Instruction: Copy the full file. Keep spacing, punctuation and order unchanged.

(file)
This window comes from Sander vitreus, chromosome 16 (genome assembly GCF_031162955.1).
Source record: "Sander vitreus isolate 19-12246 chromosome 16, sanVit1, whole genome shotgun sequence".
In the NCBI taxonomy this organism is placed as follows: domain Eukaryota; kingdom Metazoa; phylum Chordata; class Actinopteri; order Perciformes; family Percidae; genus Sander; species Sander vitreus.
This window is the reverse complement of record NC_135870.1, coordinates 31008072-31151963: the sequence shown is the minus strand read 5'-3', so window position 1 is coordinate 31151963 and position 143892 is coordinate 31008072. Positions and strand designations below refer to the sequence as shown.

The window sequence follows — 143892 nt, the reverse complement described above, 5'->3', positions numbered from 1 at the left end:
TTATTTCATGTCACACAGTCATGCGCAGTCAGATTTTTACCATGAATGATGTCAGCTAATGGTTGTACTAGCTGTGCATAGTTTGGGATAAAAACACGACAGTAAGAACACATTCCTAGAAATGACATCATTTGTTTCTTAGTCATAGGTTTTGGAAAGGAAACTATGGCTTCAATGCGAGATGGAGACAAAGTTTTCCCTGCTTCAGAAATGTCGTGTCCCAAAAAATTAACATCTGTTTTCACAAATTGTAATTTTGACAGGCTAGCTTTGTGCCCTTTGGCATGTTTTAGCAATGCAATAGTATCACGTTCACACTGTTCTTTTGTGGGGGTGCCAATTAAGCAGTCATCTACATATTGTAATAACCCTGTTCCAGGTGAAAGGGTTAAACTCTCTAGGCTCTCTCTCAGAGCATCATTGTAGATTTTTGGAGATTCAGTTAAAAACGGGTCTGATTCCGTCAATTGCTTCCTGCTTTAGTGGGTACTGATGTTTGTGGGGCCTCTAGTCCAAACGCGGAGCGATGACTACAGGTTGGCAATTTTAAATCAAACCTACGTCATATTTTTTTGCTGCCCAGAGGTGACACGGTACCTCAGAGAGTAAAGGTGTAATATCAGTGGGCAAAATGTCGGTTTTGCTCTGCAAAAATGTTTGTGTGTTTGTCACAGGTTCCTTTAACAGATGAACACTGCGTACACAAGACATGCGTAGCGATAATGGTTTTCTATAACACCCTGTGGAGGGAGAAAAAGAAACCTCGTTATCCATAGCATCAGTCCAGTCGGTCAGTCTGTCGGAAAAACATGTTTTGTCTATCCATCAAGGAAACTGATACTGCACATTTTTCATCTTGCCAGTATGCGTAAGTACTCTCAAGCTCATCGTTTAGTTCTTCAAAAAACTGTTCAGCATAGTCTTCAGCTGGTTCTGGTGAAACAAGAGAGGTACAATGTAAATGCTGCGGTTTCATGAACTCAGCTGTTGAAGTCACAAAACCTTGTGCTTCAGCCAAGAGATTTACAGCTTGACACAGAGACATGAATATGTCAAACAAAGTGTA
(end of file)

This window comes from Sander vitreus, chromosome 16 (genome assembly GCF_031162955.1).
Source record: "Sander vitreus isolate 19-12246 chromosome 16, sanVit1, whole genome shotgun sequence".
In the NCBI taxonomy this organism is placed as follows: domain Eukaryota; kingdom Metazoa; phylum Chordata; class Actinopteri; order Perciformes; family Percidae; genus Sander; species Sander vitreus.
This window is the reverse complement of record NC_135870.1, coordinates 31008072-31151963: the sequence shown is the minus strand read 5'-3', so window position 1 is coordinate 31151963 and position 143892 is coordinate 31008072. Positions and strand designations below refer to the sequence as shown.

The window sequence follows — 143892 nt, the reverse complement described above, 5'->3', positions numbered from 1 at the left end:
TTATTTCATGTCACACAGTCATGCGCAGTCAGATTTTTACCATGAATGATGTCAGCTAATGGTTGTACTAGCTGTGCATAGTTTGGGATAAAAACACGACAGTAAGAACACATTCCTAGAAATGACATCATTTGTTTCTTAGTCATAGGTTTTGGAAAGGAAACTATGGCTTCAATGCGAGATGGAGACAAAGTTTTCCCTGCTTCAGAAATGTCGTGTCCCAAAAAATTAACATCTGTTTTCACAAATTGTAATTTTGACAGGCTAGCTTTGTGCCCTTTGGCATGTTTTAGCAATGCAATAGTATCACGTTCACACTGTTCTTTTGTGGGGGTGCCAATTAAGCAGTCATCTACATATTGTAATAACCCTGTTCCAGGTGAAAGGGTTAAACTCTCTAGGCTCTCTCTCAGAGCATCATTGTAGATTTTTGGAGATTCAGTTAAAAACGGGTCTGATTCCGTCAATTGCTTCCTGCTTTAGTGGGTACTGATGTTTGTGGGGCCTCTAGTCCAAACGCGGAGCGATGACTACAGGTTGGCAATTTTAAATCAAACCTACGTCATATTTTTTTGCTGCCCAGAGGTGACACGGTACCTCAGAGAGTAAAGGTGTAATATCAGTGGGCAAAATGTCGGTTTTGCTCTGCAAAAATGTTTGTGTGTTTGTCACAGGTTCCTTTAACAGATGAACACTGCGTACACAAGACATGCGTAGCGATAATGGTTTTCTATAACACCCTGTGGAGGGAGAAAAAGAAACCTCGTTATCCATAGCATCAGTCCAGTCGGTCAGTCTGTCGGAAAAACATGTTTTGTCTATCCATCAAGGAAACTGATACTGCACATTTTTCATCTTGCCAGTATGCGTAAGTACTCTCAAGCTCATCGTTTAGTTCTTCAAAAAACTGTTCAGCATAGTCTTCAGCTGGTTCTGGTGAAACAAGAGAGGTACAATGTAAATGCTGCGGTTTCATGAACTCAGCTGTTGAAGTCACAAAACCTTGTGCTTCAGCCAAGAGATTTACAGCTTGACACAGAGACATGAATATGTCAAACAAAGTGTA